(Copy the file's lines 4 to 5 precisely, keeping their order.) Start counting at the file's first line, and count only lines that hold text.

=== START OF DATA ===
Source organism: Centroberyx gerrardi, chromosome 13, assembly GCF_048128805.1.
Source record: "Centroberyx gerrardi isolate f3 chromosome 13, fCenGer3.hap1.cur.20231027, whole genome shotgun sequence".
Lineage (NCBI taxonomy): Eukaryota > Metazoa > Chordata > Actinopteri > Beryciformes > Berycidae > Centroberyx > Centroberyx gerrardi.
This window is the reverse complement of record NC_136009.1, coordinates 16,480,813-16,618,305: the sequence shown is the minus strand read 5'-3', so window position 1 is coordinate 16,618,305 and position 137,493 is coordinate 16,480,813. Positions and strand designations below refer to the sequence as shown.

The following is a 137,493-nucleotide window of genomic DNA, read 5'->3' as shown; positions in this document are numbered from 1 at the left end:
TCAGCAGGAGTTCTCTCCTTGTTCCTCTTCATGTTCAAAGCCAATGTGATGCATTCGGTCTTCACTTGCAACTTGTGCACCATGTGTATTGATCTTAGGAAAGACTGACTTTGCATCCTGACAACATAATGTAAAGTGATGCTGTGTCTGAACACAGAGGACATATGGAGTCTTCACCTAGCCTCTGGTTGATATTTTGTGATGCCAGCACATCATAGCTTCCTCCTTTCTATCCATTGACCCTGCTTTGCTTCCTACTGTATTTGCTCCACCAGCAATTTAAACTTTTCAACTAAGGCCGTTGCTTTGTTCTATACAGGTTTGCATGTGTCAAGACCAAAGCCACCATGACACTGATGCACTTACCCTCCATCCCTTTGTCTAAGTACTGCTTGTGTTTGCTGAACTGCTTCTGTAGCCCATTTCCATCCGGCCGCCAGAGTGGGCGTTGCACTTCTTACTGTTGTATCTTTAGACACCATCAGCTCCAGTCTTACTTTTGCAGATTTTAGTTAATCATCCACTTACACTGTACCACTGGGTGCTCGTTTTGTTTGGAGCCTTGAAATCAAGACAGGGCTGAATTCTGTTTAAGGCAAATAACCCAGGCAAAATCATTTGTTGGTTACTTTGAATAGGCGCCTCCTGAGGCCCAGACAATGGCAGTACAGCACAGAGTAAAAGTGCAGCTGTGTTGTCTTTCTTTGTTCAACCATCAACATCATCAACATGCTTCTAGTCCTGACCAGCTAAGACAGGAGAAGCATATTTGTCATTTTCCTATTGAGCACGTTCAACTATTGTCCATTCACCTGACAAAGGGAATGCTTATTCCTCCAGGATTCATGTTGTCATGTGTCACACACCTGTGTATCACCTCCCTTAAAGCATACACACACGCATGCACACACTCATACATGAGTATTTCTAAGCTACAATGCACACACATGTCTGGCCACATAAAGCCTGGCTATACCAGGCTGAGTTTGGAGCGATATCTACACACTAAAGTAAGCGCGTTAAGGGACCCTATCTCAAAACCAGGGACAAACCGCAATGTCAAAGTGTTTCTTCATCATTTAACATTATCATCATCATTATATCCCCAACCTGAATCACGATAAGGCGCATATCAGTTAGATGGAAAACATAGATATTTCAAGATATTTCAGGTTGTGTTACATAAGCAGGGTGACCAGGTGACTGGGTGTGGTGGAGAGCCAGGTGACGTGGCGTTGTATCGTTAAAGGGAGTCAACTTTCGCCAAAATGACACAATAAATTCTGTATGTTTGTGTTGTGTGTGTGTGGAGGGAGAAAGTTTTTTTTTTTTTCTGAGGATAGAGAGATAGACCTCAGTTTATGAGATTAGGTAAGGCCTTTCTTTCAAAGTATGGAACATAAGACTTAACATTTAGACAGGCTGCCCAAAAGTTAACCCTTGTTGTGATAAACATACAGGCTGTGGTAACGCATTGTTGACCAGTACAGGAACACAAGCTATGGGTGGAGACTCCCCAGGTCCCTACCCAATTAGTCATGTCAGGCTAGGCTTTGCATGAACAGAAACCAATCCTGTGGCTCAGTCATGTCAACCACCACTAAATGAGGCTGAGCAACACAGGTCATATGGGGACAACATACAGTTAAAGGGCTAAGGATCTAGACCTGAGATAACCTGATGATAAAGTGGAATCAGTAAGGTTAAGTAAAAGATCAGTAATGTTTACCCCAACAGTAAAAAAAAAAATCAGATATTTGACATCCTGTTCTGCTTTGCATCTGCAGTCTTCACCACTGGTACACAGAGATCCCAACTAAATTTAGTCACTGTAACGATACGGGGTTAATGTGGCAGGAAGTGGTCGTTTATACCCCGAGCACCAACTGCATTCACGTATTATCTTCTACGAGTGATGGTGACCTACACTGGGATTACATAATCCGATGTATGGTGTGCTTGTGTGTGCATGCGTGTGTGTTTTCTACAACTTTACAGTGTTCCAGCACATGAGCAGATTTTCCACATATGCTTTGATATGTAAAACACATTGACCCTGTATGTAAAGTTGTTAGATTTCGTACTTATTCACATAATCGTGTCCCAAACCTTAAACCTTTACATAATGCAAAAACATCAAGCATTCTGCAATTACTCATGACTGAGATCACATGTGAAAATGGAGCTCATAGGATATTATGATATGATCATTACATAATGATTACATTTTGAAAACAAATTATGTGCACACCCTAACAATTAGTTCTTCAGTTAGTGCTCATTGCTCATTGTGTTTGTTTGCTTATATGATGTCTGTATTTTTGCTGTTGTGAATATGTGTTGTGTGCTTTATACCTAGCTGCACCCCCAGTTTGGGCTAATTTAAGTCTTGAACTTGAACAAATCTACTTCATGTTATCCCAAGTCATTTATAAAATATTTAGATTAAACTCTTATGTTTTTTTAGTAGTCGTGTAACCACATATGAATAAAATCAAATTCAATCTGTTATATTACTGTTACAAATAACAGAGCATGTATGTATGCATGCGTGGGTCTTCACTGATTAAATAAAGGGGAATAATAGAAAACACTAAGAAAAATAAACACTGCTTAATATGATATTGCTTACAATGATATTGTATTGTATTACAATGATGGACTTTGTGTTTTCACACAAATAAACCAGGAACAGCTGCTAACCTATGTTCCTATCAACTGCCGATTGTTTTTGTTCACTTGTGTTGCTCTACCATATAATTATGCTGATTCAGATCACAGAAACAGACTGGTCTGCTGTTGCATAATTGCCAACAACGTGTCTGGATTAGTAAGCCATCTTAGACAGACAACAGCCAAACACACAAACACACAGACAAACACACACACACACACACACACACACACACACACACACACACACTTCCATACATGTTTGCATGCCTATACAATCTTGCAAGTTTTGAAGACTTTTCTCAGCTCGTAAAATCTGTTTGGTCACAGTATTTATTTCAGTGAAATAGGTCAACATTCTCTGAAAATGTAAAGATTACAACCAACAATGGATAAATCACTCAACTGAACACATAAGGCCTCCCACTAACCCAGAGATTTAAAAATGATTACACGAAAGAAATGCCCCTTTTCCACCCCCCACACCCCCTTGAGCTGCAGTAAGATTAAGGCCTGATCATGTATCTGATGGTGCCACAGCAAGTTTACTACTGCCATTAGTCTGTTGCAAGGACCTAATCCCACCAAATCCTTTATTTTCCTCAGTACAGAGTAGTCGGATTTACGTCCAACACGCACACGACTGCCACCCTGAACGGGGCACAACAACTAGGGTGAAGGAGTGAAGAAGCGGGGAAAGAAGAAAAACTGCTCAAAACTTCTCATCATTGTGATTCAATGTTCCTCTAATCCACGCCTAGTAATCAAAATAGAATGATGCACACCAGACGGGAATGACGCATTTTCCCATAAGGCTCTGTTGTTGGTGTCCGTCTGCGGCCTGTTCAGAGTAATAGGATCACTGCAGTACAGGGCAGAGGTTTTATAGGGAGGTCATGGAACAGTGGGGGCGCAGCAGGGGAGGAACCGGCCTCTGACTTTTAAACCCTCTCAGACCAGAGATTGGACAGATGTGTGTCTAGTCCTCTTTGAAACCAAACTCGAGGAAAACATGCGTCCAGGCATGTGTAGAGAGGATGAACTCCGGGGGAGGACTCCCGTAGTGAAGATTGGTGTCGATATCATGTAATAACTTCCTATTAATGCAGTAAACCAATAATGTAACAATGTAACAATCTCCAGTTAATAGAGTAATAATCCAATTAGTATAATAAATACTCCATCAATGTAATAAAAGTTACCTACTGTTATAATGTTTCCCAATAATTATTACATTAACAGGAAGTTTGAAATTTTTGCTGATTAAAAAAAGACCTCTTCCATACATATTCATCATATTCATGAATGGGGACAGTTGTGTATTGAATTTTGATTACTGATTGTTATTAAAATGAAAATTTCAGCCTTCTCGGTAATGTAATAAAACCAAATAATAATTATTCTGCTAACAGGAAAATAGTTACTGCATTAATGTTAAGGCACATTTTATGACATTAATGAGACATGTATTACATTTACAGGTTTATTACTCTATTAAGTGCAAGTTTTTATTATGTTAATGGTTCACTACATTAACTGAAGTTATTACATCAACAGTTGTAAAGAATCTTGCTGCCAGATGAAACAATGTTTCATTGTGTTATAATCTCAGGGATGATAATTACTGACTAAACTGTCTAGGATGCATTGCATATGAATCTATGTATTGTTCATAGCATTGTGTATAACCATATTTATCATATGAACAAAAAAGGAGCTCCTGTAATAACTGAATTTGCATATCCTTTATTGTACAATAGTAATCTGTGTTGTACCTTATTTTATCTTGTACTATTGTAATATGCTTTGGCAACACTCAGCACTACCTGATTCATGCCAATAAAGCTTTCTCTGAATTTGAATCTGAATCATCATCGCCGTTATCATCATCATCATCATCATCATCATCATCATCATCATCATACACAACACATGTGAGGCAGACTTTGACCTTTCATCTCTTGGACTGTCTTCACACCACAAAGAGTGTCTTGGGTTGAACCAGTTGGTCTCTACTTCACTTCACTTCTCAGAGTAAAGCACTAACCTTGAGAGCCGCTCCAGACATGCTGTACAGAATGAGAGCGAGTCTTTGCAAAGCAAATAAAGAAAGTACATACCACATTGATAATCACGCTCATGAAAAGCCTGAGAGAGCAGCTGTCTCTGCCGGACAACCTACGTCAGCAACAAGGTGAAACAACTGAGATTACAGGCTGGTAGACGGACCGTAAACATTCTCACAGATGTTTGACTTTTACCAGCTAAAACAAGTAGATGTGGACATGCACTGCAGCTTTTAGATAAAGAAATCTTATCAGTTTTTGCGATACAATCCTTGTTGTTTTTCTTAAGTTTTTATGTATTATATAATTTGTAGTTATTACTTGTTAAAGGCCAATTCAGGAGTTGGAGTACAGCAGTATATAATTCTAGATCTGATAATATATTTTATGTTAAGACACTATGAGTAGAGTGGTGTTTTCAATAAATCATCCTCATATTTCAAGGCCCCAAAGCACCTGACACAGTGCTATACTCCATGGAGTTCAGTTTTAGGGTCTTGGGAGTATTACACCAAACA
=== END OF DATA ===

This window is the reverse complement of record NC_136009.1, coordinates 16,480,813-16,618,305: the sequence shown is the minus strand read 5'-3', so window position 1 is coordinate 16,618,305 and position 137,493 is coordinate 16,480,813. Positions and strand designations below refer to the sequence as shown.

The following is a 137,493-nucleotide window of genomic DNA, read 5'->3' as shown; positions in this document are numbered from 1 at the left end: